The evolution of corn over 9,000 years

Scientists date the first human attempts at farming back to 9,250 B.C. Since then, from generation to generation, farmers have applied artificial selection to their crops, passing on the best results of their labors to their descendants.

These changes are difficult to visualize, but James Kennedy, a chemistry teacher from Australia, presented an infographic of the evolution of corn that will help provide some insight.

The history of corn: from inarticulate spikelets to juicy cobs

9,000 years ago it was a wild grass with spikelets called tesonite, not at all like large cobs with sweet kernels. For years, scientists could not determine its origin because there was nothing in the wild species that even remotely resembled it. Having seriously investigated the question, geneticists, botanists, and archaeologists finally determined that tesonite was related to corn at the DNA level.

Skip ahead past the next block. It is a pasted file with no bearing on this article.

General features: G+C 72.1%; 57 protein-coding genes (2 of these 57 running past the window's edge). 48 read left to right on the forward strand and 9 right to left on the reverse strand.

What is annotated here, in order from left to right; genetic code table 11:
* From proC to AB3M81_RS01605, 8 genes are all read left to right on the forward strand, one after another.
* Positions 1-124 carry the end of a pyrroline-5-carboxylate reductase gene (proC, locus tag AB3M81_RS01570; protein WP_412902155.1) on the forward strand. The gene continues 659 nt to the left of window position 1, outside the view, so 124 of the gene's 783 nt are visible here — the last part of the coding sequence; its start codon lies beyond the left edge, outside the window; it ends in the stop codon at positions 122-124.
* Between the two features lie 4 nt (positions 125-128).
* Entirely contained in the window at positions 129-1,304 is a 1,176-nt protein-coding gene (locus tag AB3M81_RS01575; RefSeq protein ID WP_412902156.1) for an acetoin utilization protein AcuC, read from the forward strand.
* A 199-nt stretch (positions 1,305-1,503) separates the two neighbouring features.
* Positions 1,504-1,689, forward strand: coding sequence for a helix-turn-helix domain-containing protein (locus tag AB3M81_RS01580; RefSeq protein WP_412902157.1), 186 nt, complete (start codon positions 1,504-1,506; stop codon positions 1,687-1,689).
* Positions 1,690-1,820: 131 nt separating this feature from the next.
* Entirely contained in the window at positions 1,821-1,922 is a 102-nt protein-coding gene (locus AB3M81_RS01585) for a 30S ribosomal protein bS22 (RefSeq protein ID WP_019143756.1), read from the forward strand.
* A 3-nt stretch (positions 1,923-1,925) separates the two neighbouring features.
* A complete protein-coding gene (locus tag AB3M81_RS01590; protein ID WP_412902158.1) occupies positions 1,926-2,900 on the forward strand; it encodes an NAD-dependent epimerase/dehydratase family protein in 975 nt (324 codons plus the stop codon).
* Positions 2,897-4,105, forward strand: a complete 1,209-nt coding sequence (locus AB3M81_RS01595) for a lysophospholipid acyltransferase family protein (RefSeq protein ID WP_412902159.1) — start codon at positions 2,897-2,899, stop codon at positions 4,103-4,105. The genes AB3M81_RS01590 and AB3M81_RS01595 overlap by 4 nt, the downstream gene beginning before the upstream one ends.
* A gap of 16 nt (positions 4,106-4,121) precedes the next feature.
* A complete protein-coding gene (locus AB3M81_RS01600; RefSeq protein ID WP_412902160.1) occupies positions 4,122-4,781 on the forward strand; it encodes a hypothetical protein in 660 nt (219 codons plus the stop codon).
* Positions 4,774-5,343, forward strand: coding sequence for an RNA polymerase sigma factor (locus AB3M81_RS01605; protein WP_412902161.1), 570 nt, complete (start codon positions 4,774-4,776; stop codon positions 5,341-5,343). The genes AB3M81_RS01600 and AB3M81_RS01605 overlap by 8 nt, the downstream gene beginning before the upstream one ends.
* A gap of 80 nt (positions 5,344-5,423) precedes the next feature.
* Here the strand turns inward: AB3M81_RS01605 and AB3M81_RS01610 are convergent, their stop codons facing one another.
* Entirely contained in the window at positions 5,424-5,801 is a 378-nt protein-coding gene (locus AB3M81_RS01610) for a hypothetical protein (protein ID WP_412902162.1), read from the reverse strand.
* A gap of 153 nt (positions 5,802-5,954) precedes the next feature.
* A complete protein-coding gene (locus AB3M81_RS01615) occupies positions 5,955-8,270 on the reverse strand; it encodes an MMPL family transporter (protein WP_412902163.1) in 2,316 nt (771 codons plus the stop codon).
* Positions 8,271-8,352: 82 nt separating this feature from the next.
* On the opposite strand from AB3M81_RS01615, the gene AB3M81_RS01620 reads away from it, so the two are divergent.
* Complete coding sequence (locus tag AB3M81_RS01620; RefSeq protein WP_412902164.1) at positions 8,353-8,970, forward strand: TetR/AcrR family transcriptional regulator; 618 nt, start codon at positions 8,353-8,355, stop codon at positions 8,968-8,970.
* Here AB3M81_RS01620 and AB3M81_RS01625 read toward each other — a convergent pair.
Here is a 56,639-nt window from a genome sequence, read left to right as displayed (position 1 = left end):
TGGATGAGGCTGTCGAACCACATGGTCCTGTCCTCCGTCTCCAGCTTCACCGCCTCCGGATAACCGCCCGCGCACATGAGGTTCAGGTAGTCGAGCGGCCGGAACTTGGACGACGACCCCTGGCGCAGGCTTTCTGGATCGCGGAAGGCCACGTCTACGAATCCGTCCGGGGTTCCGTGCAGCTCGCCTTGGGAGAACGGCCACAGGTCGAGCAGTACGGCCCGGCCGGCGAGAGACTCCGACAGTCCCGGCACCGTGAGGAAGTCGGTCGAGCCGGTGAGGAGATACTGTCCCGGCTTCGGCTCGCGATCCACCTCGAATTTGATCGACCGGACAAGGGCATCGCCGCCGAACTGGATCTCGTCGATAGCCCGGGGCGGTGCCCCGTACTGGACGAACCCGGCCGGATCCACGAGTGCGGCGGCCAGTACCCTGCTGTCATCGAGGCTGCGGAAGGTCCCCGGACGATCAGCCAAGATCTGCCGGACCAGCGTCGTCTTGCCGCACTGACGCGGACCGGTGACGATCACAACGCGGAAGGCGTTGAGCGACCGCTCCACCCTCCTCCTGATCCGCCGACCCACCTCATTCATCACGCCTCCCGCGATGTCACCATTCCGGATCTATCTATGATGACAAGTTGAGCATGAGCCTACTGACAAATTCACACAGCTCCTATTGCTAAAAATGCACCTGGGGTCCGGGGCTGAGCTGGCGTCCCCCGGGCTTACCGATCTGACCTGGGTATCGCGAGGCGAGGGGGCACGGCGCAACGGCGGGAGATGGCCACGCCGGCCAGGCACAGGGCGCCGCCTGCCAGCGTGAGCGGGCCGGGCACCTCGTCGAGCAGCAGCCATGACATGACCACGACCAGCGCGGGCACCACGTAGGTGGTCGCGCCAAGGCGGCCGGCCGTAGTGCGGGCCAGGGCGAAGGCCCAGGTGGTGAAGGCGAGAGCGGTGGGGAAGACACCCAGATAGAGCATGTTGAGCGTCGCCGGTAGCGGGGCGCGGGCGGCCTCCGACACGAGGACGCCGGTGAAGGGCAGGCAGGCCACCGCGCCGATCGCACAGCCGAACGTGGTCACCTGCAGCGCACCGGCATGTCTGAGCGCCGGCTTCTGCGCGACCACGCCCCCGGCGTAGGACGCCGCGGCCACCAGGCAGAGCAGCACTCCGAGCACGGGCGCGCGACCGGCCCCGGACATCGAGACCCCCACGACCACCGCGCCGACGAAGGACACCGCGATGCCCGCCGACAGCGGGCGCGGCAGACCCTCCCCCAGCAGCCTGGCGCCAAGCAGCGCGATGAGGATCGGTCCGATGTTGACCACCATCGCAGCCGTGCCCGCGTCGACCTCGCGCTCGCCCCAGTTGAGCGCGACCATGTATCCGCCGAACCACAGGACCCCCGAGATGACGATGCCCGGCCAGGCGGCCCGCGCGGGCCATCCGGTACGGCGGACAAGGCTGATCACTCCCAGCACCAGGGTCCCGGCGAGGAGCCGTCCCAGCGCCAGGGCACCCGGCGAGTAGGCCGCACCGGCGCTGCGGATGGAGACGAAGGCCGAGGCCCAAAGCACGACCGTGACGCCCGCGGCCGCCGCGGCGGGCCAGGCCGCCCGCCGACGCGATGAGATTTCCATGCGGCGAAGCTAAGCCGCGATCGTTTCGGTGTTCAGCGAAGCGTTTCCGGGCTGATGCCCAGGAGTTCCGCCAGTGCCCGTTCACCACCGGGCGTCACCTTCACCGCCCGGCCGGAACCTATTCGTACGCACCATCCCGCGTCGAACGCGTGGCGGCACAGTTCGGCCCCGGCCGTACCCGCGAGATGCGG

Cultural cultivation of maize originated in Mesoamerica: the first farmers selected in the crop the largest and most tasty fruits in which the grains were extracted with the least effort. By the 4th millennium B.C., the cobs were already 2.5 cm long. A few thousand years later, they surpassed this figure several times over, and later hybridization was discovered, which greatly improved the qualities of cultivated plants.

Nowadays corn is grown all over the world, and humanity continues to try to make it even better. For example, in the 1980s seed companies turned their interest to genetic engineering to make corn immune to pests and eliminate pesticide treatments. In the near future, scientists plan to develop drought-resistant varieties.